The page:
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Iowa Public Driving Records

The Iowa Department of Transportation (DOT) is the agency responsible for motor vehicle records and driver abstracts. It is their version of a department of motor vehicles (Iowa DMV office) in other states. This agency supplies motor vehicle reports upon request.

The state has set up the myMVD website where individual users can request reports as well as perform other functions. They also allow requestors to get copies through the mail. The state has also set up a website for companies and other entities to obtain driver reports for other people. When requesting copies, the users must comply with the federal Driver's Privacy Protection Act of 1994 (18 USC §§ 2721-2725) and Iowa Code section 321.11.

These records will contain moving violations, traffic accidents, traffic offenses like DUI/DWI, reckless driving, and even minor infractions like running a red light or parking in no parking zone. They will also have the user's license status, any revocations or suspensions, the driver's name, driver's license number, birth date, age, height, weight, hair and eye color, social security number, and sometimes medical information. The reports sometimes contain the license class, endorsements, and any restrictions.

How to Request an Iowa Driving History Report

The Iowa Department of Transportation is the agency to contact for driver records. They have a web portal for individuals can use to get a copy online. When requesting, the user must have their own driver's license number, date of birth, social security number, and vehicle information. Those requesting records for someone else must provide a lot more information, such as their own personal details and compliance proof of DPPA. A copy of their identification card will be necessary.

Employers and other agencies performing background checks can get copies using the online system set up for them.

Either can also request a copy by downloading the online form and sending it in by mail to:

Driver & Identification Services
Iowa Department of Transportation
PO Box 9204
Des Moines, Iowa 50306-9204

When ordering a certified copy by mail, the requestor must have a copy of the driver's license and pay the fee by check or money order.

Iowa Driver Record Cost

All records from the Iowa Department of Transportation are certified, and the cost is the same for all records. The fee is $5.50 plus another $3, which covers a $1.50 online service fee and a $1.50 credit card processing fee.

Driving Laws in the State

According to the Iowa Department of Transportation, driving is a privilege in the state, and "There are six ways your driving privileges may be withdrawn: cancellation, suspension, revocation, barred, denial and disqualification (commercial license only - see Iowa's, CDL Manual)."

Iowa uses a graduated process for driver's licenses for persons under the age of 18. Drivers can apply for an instruction permit at age 14. They must hold this permit for 12 months, and they must have parental or guardian permission. They can only drive during the day and must have someone 21 or older in the car. The person must log 20 hours of supervised driving along with pass a written test and take a vision test. If they have had no accidents, they can then apply for an intermediate permit. Anyone with an intermediate permit must be 16 years or older and follow the same rules as with the instruction permit. They must remain accident and violation-free for at least 12 months before applying for their full license, which they can apply for at age 17.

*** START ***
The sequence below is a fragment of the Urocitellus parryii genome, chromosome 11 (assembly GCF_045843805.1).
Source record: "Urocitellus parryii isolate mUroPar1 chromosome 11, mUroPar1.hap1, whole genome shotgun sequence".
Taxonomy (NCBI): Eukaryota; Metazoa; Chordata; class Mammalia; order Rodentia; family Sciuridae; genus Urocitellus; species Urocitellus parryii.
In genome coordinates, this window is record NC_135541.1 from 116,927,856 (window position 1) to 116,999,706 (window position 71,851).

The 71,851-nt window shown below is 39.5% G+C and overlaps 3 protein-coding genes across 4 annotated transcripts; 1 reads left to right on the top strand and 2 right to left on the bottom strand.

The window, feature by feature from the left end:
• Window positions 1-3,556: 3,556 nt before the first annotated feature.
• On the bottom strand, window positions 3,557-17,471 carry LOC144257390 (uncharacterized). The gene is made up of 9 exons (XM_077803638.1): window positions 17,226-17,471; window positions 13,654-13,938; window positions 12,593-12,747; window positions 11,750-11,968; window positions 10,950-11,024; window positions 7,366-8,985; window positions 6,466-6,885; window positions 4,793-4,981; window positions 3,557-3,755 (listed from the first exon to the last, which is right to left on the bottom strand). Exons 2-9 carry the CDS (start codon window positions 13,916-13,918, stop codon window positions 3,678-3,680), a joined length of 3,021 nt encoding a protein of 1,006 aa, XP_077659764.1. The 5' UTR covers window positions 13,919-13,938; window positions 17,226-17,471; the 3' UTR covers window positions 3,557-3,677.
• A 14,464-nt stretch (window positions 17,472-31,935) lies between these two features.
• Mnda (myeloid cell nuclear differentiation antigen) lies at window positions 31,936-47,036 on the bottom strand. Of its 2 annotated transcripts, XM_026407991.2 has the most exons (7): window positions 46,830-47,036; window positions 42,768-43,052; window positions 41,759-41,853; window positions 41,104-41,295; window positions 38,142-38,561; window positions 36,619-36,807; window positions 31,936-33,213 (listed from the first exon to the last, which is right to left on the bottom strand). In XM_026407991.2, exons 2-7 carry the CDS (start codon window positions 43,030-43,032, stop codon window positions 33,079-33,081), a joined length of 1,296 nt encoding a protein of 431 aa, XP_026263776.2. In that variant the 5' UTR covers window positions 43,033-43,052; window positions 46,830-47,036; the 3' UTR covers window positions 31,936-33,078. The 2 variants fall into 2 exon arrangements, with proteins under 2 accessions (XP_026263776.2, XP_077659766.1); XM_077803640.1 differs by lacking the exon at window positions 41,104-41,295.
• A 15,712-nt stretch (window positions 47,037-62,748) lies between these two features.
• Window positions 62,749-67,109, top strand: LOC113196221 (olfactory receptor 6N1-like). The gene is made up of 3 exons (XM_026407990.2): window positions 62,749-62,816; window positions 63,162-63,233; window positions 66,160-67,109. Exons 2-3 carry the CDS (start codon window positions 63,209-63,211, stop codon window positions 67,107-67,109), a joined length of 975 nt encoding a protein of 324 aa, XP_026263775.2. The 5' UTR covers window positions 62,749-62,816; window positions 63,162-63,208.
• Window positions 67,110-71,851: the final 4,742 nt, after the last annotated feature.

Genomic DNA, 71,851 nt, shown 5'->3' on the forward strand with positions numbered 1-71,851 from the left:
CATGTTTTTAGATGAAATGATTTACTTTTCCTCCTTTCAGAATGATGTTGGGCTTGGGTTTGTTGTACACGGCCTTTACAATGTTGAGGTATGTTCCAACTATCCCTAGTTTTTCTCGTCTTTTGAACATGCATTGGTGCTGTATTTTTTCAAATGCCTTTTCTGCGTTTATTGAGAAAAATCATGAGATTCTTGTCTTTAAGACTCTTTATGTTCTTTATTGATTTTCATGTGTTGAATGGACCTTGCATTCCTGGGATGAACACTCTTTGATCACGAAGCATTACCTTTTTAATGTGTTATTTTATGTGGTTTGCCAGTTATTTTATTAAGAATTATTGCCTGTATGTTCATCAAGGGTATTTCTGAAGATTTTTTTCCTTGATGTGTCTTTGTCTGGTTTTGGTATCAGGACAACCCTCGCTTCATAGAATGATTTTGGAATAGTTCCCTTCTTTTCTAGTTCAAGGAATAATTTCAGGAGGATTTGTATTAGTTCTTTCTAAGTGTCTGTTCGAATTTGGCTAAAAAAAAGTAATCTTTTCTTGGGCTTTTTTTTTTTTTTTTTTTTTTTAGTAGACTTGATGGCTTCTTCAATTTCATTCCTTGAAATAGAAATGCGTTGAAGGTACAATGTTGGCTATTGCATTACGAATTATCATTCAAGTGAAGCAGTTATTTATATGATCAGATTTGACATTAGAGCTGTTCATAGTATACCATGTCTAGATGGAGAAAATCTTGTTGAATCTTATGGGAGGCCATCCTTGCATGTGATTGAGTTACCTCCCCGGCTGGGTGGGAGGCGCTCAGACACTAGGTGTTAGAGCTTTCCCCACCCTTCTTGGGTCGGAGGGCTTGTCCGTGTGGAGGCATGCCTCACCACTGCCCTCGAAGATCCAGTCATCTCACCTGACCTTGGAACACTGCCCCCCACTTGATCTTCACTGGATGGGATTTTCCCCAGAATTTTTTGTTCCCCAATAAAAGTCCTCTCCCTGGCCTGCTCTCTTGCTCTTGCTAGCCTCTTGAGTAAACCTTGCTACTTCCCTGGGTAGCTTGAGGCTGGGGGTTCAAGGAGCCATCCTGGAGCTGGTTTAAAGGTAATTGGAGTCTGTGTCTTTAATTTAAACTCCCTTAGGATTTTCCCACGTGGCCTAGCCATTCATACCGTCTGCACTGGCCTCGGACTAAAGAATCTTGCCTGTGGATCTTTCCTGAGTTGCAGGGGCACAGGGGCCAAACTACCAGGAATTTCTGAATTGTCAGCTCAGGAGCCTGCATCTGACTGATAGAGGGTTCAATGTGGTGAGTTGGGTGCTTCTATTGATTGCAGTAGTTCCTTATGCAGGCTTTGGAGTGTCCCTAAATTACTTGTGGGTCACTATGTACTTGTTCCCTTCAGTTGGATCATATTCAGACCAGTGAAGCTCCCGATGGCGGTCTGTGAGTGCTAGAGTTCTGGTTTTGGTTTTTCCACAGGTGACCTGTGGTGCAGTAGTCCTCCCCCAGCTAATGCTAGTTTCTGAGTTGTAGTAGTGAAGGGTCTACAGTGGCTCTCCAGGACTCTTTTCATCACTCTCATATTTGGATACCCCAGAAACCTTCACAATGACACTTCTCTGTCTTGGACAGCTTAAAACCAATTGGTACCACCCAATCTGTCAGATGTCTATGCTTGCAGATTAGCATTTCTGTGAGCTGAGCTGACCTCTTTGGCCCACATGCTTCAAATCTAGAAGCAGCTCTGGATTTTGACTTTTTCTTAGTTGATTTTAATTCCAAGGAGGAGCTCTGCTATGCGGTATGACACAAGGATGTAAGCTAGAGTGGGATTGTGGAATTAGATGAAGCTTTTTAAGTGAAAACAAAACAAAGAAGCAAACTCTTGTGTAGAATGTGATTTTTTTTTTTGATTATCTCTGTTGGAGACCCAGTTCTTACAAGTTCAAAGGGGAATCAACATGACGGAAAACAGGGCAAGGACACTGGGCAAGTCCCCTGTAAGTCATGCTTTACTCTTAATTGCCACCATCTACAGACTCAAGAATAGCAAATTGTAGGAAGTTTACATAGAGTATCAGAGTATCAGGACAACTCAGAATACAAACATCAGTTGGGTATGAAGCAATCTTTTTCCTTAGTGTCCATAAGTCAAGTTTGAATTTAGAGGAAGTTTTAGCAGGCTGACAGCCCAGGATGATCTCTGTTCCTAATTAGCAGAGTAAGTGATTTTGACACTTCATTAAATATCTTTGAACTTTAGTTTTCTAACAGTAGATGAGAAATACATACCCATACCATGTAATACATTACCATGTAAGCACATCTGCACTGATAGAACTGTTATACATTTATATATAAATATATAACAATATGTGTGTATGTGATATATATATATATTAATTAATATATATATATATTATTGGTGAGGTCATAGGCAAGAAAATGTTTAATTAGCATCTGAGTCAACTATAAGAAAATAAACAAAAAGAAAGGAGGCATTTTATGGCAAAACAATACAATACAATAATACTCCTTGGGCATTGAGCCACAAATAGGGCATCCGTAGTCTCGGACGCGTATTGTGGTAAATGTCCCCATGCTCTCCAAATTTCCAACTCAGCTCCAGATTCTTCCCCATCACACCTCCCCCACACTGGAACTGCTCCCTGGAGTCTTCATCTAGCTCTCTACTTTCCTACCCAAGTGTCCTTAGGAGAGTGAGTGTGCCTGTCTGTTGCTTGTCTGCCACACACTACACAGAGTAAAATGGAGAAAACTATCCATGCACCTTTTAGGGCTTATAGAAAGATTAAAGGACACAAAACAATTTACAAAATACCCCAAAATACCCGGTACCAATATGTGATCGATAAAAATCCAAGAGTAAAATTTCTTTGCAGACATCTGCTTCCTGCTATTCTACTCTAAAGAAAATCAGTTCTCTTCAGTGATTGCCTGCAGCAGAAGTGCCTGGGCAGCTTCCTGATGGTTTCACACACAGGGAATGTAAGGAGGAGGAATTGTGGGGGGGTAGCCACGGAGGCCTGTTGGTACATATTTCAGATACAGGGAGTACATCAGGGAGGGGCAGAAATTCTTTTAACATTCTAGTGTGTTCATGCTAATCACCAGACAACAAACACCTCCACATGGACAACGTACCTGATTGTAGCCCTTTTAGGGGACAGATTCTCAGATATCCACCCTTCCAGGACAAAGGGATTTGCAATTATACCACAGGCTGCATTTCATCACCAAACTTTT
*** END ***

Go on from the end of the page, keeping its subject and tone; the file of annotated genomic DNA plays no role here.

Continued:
Iowa uses a point system for violations, and each violation may earn between 1-4 points. Anyone who earns 3 points in a 12-month period will lose their license.

In Iowa, a person's license may be suspended with any of these violations:

  • Habitual recklessness or negligence - having a combination of three or more moving violations and accidents or contributing to three or more accidents in a 12-month period
  • Habitual violator - three or more convictions for moving traffic violations within any 12-month period, or contributing to three or more accidents in a 12-month period
  • Failure to pass an examination, or a mental or physical condition making you unable to drive safely
  • Violation of license restriction
  • Being a juvenile who a court has ruled delinquent for violating drug or alcohol laws
  • Failure to pay a fine, penalty, surcharge, or court costs resulting from a traffic ticket
  • Conviction for excessive speeding, unlawful passing of a school bus, traffic violation(s) contributing to a fatality, or an arresting officer or court stating an unusually serious violation occurred
  • Failure to attend an approved school if you are under age 18
  • Falsifying information on an application

Below are some unlawful uses of a driver's license in the state:

  • Showing or having a canceled or fraudulent license or permit
  • Lending your license or permit to anyone else
  • Using anyone else's license or permit
  • Keeping any license or permit if it is suspended, revoked, or canceled, if the DOT has requested it be turned in
  • Using a false or fictitious name
  • Permitting any unlawful use of your license or permit
  • Altering your license or permit in any way

The following are crimes that the state will immediately revoke your license for:

  • Manslaughter resulting from driving a motor vehicle
  • Using a motor vehicle when committing a felony
  • Failure to stop and give aid at the scene of a personal injury or fatal accident in which you were involved
  • Lying about the registration or operation of a motor vehicle
  • Eluding or trying to elude a marked law enforcement vehicle driven by a uniformed peace officer after being signaled with lights or a siren to stop, and while doing that, going over the speed limit by 25 mph or more